The inner life of Jody, the protagonist, comes through in several different ways, including first-person narration, but also in third person stories written by the character about his childhood.  Jody’s childhood was anything but normal, however.  There are elements of great kindness in it, but the kindness comes from an evil source. Somehow, the author evokes pathos for such evil by highlighting Jody’s starved boyhood and his craving for love, a craving that never quite leaves him, despite his protestations to the contrary. After all, don’t we all crave love and kindness at the most basic level? The variation of voice and style, as readers drift through and around Jody’s vision, does not impede the flow of the work, but instead adds variety.  When grappling with point-of-view issues, Lustbader keeps the reins tight, not wanting to get lost in other voices.  Make no mistake, however, the other characters are as deep and rich as Jody, as seen from his lens.

The plot of the book is not always straightforward, and readers have to have patience with the way it unfolds.  It is worth the wait.  What I found most interesting about the plot is the way Lustbader convinces me to mildly “suspend my disbelief” when a story takes a particular turn or something happens that seems too unreal to be true.  I didn’t mind “going there” with the prose.  Coincidences happen when they shouldn’t, and there seems to be something mystical afoot that the author does not address directly, but allows the reader to find for himself.

This book is one I will be recommending to my book club since it is rife with possibility for discussion. In addition, I will be looking at it further to learn how to create characters with such depth and emotion, painted with a few spare words.  There are so many ways to approach the story that I’m looking forward to sharing it with others – and to further make meaning of it for myself.

 

A Real Resource For Writers

Gardner bookAgent Rachelle Gardner has kept a blog for quite a while and most of it consists of advice for writers.  She covers topics such as getting an agent, editing issues, understanding your agent, and other topics that are of interest to writers who are interested in publishing their books.  Her newest foray is as an author herself and she has published the first of her series of e-books for writers.  The first one, titled How Do I Decide? Self Publishing vs. Traditional Publishing is a workbook for authors to decide precisely HOW they want to get their books – their babies – out into the world.  With self-publishing become so dominant in the field and having moved way beyond just vanity presses, the decision is no longer simple.  Gardner’s e-book is a hands-on workbook that forces authors to confront their own styles of not only writing, but also their attitudes about marketing and other issues that first-time writers might not know at the start.  It’s a must-read for people who are getting started.  You can click here to see the book on Amazon. Here’s the text of my Amazon review:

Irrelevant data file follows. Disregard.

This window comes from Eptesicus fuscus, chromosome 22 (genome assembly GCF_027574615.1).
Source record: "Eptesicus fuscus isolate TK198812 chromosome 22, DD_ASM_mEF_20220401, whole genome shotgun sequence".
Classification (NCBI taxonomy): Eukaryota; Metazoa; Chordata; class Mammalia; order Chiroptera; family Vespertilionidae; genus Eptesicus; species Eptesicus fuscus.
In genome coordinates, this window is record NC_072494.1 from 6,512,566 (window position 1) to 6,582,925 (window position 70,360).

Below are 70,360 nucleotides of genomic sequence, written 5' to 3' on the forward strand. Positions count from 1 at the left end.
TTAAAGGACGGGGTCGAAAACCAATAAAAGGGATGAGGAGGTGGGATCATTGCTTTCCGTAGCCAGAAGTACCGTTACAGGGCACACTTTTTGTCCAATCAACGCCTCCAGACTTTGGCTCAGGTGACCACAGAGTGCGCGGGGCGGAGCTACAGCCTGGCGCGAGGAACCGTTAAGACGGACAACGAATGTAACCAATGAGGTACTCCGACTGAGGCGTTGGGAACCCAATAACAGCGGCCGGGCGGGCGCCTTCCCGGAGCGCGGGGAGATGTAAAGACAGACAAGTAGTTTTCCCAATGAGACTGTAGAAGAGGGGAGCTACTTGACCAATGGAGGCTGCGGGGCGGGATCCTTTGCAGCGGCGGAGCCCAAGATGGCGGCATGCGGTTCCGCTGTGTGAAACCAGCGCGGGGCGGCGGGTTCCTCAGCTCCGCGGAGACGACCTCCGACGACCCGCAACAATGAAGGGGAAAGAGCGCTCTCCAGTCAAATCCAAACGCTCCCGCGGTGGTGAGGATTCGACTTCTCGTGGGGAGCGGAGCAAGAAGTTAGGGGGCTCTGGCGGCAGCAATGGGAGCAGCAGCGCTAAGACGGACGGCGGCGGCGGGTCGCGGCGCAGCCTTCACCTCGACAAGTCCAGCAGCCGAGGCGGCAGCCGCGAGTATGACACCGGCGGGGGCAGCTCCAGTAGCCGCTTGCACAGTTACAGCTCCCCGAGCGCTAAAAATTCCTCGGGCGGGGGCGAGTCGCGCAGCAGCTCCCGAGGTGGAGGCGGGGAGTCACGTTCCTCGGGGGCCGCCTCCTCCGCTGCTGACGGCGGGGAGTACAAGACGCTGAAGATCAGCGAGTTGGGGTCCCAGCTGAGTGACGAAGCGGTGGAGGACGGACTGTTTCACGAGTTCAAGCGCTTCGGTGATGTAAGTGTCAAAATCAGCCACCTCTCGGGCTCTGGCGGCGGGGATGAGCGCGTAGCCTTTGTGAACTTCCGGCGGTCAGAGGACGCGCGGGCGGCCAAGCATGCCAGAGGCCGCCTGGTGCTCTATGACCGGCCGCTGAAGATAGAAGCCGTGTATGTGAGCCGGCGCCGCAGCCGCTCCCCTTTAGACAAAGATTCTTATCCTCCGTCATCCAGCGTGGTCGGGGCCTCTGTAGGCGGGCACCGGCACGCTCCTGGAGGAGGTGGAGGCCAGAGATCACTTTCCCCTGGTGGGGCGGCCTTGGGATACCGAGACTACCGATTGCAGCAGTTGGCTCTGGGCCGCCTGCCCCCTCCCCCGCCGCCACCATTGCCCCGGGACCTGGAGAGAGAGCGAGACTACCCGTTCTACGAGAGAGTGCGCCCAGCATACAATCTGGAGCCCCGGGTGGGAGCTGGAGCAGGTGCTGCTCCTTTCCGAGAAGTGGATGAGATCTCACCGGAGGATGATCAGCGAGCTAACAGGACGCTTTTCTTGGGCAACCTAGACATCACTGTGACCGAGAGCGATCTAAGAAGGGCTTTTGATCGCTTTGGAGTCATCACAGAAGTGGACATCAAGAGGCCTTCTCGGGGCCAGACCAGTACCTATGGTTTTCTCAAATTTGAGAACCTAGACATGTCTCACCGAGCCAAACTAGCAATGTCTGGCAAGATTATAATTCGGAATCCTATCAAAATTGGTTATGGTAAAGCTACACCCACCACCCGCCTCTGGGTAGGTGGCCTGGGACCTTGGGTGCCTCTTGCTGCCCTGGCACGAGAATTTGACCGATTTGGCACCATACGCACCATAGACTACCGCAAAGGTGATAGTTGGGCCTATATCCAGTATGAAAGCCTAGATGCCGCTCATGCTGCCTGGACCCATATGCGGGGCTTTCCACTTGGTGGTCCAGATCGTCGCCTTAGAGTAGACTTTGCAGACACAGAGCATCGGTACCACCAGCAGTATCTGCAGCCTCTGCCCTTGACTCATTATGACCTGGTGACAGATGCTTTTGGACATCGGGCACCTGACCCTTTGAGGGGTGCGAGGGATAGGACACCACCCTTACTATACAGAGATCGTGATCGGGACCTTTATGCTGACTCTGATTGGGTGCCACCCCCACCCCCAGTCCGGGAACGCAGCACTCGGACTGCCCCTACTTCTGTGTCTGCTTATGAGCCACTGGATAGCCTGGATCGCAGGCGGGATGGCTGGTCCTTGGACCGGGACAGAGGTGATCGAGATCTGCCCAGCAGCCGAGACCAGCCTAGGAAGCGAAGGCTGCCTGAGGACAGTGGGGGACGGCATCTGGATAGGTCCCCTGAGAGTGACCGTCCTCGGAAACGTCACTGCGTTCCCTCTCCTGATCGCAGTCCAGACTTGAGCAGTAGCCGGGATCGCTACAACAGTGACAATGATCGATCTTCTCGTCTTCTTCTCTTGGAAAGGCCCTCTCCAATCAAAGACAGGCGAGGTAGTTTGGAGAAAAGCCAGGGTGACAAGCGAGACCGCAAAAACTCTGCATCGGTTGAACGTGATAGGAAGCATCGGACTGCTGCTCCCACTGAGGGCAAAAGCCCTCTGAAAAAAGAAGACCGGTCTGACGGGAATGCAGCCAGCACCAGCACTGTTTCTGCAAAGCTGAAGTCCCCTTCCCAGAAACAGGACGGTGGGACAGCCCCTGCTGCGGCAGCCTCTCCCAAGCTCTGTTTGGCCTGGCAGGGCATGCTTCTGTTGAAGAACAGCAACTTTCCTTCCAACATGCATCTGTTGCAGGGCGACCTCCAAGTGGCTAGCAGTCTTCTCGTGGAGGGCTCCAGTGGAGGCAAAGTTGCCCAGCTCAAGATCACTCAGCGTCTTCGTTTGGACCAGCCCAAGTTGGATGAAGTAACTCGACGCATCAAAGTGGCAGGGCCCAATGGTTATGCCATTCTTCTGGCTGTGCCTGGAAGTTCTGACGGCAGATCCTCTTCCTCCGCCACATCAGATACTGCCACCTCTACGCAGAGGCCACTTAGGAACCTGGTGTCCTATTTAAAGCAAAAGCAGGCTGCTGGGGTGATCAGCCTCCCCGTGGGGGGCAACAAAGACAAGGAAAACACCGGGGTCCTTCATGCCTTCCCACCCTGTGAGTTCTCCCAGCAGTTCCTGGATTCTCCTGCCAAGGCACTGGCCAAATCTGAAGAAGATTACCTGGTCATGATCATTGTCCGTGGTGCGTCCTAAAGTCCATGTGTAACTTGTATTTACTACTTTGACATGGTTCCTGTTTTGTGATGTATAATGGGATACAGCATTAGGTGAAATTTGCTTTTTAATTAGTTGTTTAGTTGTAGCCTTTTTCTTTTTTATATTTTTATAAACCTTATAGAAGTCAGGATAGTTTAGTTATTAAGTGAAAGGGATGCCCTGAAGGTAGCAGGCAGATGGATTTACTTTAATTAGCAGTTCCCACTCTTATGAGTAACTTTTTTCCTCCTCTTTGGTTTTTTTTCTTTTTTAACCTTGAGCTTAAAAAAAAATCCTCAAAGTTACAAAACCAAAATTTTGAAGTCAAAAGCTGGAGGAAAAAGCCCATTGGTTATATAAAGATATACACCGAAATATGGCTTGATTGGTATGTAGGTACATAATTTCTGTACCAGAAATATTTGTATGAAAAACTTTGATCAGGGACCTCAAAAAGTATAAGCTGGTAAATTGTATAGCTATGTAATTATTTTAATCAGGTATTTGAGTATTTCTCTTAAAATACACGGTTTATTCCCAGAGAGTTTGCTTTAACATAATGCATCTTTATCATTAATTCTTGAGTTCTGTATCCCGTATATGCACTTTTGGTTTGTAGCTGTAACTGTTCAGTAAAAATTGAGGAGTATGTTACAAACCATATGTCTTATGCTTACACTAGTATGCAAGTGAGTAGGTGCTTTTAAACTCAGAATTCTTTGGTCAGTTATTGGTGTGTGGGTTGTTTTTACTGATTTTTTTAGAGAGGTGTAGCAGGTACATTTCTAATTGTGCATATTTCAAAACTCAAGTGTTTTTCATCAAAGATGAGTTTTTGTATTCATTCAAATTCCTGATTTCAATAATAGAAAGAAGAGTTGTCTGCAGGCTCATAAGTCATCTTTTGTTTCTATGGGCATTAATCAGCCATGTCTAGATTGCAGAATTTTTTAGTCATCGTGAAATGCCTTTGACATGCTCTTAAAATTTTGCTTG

“What I like best about “How Do I Decide?” is that it’s chock-full of resources for authors. It contains checklists and resources that a writer can use to make the all-important decision on whether to self-publish or try to go the traditional route of publication. The writing is clear and the advice is detailed and at times, brutally honest. The book goes through the ins and outs of the traditional publishing process along with the pros and cons involved, and then also goes through the whole process of self-publishing in the same detail. It acknowledges that different writers have different personalities and attitudes towards the business end of the writing process so Gardner encourages self-reflection in these pages so that authors can make a informed decisions about the process of publication with their own needs and desires in mind. This is helpful so that writers can work within their comfort zones on what can potentially be a difficult procedure. As a writer myself looking to make these all-important decisions, Garder’s book was really helpful to me. I’m going to give the book another read and fill out the checklists and such before I make a final choice, which feels very easy to me now. Gardner’s aim is to help authors make the process as painless as possible, and she’s off to a great start with it. I’m looking forward to Gardner’s next endeavor.”